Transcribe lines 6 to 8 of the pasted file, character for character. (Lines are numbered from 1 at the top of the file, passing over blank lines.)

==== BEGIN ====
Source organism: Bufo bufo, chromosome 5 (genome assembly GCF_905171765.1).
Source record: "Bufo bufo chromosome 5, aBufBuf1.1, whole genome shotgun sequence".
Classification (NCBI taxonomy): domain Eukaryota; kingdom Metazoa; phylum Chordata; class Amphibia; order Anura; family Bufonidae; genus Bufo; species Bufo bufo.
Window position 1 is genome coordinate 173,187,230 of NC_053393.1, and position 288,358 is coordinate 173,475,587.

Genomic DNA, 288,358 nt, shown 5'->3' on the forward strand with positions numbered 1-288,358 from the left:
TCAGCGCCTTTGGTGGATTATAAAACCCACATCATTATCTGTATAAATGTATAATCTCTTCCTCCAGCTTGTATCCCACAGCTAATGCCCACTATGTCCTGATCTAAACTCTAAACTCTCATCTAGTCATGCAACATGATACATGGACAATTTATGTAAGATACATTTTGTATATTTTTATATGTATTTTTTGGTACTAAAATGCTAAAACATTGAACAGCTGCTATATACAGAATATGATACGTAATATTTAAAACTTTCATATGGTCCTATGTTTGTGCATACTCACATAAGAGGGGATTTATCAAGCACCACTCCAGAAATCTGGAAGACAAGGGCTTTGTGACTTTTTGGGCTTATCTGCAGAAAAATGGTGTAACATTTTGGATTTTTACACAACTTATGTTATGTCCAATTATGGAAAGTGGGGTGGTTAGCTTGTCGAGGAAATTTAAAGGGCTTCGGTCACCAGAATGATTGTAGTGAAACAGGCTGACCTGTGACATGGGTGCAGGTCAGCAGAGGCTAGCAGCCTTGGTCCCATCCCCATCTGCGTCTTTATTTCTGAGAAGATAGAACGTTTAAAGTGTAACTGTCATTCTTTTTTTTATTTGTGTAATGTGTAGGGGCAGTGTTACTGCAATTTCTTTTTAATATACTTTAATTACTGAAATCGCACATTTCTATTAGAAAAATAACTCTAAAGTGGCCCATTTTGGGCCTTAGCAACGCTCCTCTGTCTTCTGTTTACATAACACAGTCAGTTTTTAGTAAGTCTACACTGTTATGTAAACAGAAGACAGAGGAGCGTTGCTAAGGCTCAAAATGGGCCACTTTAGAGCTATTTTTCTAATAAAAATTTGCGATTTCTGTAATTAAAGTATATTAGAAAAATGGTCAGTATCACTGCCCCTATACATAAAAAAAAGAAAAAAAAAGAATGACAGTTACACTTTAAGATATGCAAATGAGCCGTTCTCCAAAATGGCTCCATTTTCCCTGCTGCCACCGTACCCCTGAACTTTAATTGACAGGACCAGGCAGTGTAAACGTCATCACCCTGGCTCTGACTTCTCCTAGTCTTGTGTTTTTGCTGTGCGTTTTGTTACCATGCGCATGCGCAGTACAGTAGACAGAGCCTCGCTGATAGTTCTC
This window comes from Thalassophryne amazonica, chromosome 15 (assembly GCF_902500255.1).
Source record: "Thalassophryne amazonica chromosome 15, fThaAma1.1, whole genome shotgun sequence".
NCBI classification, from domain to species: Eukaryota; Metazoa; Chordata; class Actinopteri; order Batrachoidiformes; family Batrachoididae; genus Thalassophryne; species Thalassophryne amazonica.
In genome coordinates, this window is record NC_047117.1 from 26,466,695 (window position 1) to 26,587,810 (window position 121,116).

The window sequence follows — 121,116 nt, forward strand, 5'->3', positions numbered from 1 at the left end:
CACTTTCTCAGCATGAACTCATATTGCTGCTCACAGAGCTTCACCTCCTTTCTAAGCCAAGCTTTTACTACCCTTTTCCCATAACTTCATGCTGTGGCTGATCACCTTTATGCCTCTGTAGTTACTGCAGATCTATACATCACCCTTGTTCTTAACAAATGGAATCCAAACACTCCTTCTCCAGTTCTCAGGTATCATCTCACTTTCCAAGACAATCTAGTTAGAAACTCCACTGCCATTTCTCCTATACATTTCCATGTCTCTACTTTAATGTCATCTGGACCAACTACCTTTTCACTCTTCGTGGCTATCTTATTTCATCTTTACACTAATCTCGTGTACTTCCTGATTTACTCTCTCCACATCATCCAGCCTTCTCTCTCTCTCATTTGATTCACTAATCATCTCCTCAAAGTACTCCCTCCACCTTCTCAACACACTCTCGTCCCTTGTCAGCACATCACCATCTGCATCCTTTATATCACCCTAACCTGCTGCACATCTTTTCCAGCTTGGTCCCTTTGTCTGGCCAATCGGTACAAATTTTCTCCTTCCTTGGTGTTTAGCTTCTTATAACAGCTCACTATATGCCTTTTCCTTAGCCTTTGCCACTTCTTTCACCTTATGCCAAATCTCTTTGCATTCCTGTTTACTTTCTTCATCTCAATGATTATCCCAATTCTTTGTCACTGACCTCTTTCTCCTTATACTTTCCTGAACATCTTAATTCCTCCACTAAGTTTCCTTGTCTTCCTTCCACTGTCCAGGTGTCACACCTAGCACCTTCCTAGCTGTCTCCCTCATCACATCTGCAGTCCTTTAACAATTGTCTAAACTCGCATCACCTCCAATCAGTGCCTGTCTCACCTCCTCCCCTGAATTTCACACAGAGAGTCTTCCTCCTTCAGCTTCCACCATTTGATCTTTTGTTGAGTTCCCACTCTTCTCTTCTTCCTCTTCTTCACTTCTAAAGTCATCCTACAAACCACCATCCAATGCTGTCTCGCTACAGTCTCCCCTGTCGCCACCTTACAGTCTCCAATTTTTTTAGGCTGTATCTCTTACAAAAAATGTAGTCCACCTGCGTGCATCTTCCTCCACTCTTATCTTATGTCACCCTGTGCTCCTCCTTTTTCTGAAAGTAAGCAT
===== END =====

TCAGCGCCTTTGGTGGATTATAAAACCCACATCATTATCTGTATAAATGTATAATCTCTTCCTCCAGCTTGTATCCCACAGCTAATGCCCACTATGTCCTGATCTAAACTCTAAACTCTCATCTAGTCATGCAACATGATACATGGACAATTTATGTAAGATACATTTTGTATATTTTTATATGTATTTTTTGGTACTAAAATGCTAAAACATTGAACAGCTGCTATATACAGAATATGATACGTAATATTTAAAACTTTCATATGGTCCTATGTTTGTGCATACTCACATAAGAGGGGATTTATCAAGCACCACTCCAGAAATCTGGAAGACAAGGGCTTTGTGACTTTTTGGGCTTATCTGCAGAAAAATGGTGTAACATTTTGGATTTTTACACAACTTATGTTATGTCCAATTATGGAAAGTGGGGTGGTTAGCTTGTCGAGGAAATTTAAAGGGCTTCGGTCACCAGAATGATTGTAGTGAAACAGGCTGACCTGTGACATGGGTGCAGGTCAGCAGAGGCTAGCAGCCTTGGTCCCATCCCCATCTGCGTCTTTATTTCTGAGAAGATAGAACGTTTAAAGTGTAACTGTCATTCTTTTTTTTATTTGTGTAATGTGTAGGGGCAGTGTTACTGCAATTTCTTTTTAATATACTTTAATTACTGAAATCGCACATTTCTATTAGAAAAATAACTCTAAAGTGGCCCATTTTGGGCCTTAGCAACGCTCCTCTGTCTTCTGTTTACATAACACAGTCAGTTTTTAGTAAGTCTACACTGTTATGTAAACAGAAGACAGAGGAGCGTTGCTAAGGCTCAAAATGGGCCACTTTAGAGCTATTTTTCTAATAAAAATTTGCGATTTCTGTAATTAAAGTATATTAGAAAAATGGTCAGTATCACTGCCCCTATACATAAAAAAAAGAAAAAAAAAGAATGACAGTTACACTTTAAGATATGCAAATGAGCCGTTCTCCAAAATGGCTCCATTTTCCCTGCTGCCACCGTACCCCTGAACTTTAATTGACAGGACCAGGCAGTGTAAACGTCATCACCCTGGCTCTGACTTCTCCTAGTCTTGTGTTTTTGCTGTGCGTTTTGTTACCATGCGCATGCGCAGTACAGTAGACAGAGCCTCGCTGATAGTTCTC
This window comes from Thalassophryne amazonica, chromosome 15 (assembly GCF_902500255.1).
Source record: "Thalassophryne amazonica chromosome 15, fThaAma1.1, whole genome shotgun sequence".